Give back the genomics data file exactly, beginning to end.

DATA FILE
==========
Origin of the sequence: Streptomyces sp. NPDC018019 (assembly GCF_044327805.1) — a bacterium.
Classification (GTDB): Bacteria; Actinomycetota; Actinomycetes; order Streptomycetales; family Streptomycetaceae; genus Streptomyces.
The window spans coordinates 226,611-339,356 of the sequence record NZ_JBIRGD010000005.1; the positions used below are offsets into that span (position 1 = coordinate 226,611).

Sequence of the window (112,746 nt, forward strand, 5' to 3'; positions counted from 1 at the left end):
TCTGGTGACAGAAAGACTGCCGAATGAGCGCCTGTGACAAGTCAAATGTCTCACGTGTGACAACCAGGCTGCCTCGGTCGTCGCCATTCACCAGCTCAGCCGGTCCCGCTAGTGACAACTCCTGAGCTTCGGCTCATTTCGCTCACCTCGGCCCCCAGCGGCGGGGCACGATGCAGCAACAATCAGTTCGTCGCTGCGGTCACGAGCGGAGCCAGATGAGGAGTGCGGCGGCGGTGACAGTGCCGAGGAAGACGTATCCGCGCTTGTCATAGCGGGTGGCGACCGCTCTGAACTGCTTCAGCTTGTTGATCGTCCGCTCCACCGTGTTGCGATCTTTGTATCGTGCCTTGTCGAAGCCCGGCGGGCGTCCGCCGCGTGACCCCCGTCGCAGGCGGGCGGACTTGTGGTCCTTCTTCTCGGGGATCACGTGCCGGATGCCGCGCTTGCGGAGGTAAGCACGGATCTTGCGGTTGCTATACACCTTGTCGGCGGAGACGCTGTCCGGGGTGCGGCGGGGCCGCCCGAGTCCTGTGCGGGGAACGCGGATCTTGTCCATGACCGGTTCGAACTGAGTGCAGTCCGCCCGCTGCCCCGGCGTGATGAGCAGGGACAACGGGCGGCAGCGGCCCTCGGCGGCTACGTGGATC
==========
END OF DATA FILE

Origin of the sequence: Streptomyces sp. NPDC018019 (assembly GCF_044327805.1) — a bacterium.
Classification (GTDB): Bacteria; Actinomycetota; Actinomycetes; order Streptomycetales; family Streptomycetaceae; genus Streptomyces.
The window spans coordinates 226,611-339,356 of the sequence record NZ_JBIRGD010000005.1; the positions used below are offsets into that span (position 1 = coordinate 226,611).

Sequence of the window (112,746 nt, forward strand, 5' to 3'; positions counted from 1 at the left end):
TCTGGTGACAGAAAGACTGCCGAATGAGCGCCTGTGACAAGTCAAATGTCTCACGTGTGACAACCAGGCTGCCTCGGTCGTCGCCATTCACCAGCTCAGCCGGTCCCGCTAGTGACAACTCCTGAGCTTCGGCTCATTTCGCTCACCTCGGCCCCCAGCGGCGGGGCACGATGCAGCAACAATCAGTTCGTCGCTGCGGTCACGAGCGGAGCCAGATGAGGAGTGCGGCGGCGGTGACAGTGCCGAGGAAGACGTATCCGCGCTTGTCATAGCGGGTGGCGACCGCTCTGAACTGCTTCAGCTTGTTGATCGTCCGCTCCACCGTGTTGCGATCTTTGTATCGTGCCTTGTCGAAGCCCGGCGGGCGTCCGCCGCGTGACCCCCGTCGCAGGCGGGCGGACTTGTGGTCCTTCTTCTCGGGGATCACGTGCCGGATGCCGCGCTTGCGGAGGTAAGCACGGATCTTGCGGTTGCTATACACCTTGTCGGCGGAGACGCTGTCCGGGGTGCGGCGGGGCCGCCCGAGTCCTGTGCGGGGAACGCGGATCTTGTCCATGACCGGTTCGAACTGAGTGCAGTCCGCCCGCTGCCCCGGCGTGATGAGCAGGGACAACGGGCGGCAGCGGCCCTCGGCGGCTACGTGGATC